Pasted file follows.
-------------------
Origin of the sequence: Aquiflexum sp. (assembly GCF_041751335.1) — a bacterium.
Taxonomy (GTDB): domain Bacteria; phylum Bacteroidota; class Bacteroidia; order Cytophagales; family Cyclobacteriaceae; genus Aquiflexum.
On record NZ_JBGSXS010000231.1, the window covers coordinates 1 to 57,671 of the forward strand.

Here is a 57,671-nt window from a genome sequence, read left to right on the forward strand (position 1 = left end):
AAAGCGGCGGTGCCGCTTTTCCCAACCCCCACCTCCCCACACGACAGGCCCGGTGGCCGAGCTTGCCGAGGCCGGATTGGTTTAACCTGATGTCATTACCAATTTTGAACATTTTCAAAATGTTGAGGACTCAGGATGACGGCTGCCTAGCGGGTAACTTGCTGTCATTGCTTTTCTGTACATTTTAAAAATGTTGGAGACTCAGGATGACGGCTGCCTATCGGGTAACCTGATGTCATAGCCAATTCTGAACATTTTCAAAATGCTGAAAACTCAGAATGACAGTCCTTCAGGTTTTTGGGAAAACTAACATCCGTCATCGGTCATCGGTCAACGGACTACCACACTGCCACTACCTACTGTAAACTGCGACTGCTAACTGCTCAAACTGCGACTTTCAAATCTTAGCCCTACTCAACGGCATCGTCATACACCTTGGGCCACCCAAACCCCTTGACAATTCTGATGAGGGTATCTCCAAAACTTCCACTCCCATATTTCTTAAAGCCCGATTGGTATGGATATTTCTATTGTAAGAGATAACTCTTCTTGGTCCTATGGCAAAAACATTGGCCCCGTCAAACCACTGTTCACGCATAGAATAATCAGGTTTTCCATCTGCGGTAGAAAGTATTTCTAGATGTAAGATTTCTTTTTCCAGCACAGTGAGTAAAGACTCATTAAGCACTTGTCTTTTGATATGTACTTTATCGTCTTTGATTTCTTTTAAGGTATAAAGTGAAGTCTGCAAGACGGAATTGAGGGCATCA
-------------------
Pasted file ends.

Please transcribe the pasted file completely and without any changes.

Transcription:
Origin of the sequence: Aquiflexum sp. (assembly GCF_041751335.1) — a bacterium.
Taxonomy (GTDB): domain Bacteria; phylum Bacteroidota; class Bacteroidia; order Cytophagales; family Cyclobacteriaceae; genus Aquiflexum.
On record NZ_JBGSXS010000231.1, the window covers coordinates 1 to 57,671 of the forward strand.

Here is a 57,671-nt window from a genome sequence, read left to right on the forward strand (position 1 = left end):
AAAGCGGCGGTGCCGCTTTTCCCAACCCCCACCTCCCCACACGACAGGCCCGGTGGCCGAGCTTGCCGAGGCCGGATTGGTTTAACCTGATGTCATTACCAATTTTGAACATTTTCAAAATGTTGAGGACTCAGGATGACGGCTGCCTAGCGGGTAACTTGCTGTCATTGCTTTTCTGTACATTTTAAAAATGTTGGAGACTCAGGATGACGGCTGCCTATCGGGTAACCTGATGTCATAGCCAATTCTGAACATTTTCAAAATGCTGAAAACTCAGAATGACAGTCCTTCAGGTTTTTGGGAAAACTAACATCCGTCATCGGTCATCGGTCAACGGACTACCACACTGCCACTACCTACTGTAAACTGCGACTGCTAACTGCTCAAACTGCGACTTTCAAATCTTAGCCCTACTCAACGGCATCGTCATACACCTTGGGCCACCCAAACCCCTTGACAATTCTGATGAGGGTATCTCCAAAACTTCCACTCCCATATTTCTTAAAGCCCGATTGGTATGGATATTTCTATTGTAAGAGATAACTCTTCTTGGTCCTATGGCAAAAACATTGGCCCCGTCAAACCACTGTTCACGCATAGAATAATCAGGTTTTCCATCTGCGGTAGAAAGTATTTCTAGATGTAAGATTTCTTTTTCCAGCACAGTGAGTAAAGACTCATTAAGCACTTGTCTTTTGATATGTACTTTATCGTCTTTGATTTCTTTTAAGGTATAAAGTGAAGTCTGCAAGACGGAATTGAGGGCATCA